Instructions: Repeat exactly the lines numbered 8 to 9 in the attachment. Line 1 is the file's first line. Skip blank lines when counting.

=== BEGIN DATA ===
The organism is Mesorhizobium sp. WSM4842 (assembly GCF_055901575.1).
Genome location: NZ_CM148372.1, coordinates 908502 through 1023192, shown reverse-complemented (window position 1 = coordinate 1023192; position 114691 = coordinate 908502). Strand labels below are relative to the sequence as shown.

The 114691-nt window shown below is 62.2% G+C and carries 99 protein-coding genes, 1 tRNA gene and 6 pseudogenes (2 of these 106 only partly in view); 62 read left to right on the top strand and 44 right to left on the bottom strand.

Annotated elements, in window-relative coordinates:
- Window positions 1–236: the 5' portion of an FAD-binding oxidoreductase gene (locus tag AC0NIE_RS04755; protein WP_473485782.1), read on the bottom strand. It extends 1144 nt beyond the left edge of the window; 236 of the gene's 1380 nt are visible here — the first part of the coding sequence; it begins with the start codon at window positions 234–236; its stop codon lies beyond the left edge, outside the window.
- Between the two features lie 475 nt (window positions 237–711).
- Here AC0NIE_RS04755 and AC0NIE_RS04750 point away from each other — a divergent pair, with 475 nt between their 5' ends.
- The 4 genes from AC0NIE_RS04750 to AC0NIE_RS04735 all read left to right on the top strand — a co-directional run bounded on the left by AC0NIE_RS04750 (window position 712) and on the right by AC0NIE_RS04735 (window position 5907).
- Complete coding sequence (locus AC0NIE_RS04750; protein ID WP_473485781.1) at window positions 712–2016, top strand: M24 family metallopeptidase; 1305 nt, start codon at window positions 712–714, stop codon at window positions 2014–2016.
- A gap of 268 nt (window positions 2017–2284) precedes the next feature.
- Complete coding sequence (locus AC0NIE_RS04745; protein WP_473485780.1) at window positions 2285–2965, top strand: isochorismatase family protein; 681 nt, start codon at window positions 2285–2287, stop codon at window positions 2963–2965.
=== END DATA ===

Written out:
- The 4 genes from AC0NIE_RS04750 to AC0NIE_RS04735 all read left to right on the top strand — a co-directional run bounded on the left by AC0NIE_RS04750 (window position 712) and on the right by AC0NIE_RS04735 (window position 5907).
- Complete coding sequence (locus AC0NIE_RS04750; protein ID WP_473485781.1) at window positions 712–2016, top strand: M24 family metallopeptidase; 1305 nt, start codon at window positions 712–714, stop codon at window positions 2014–2016.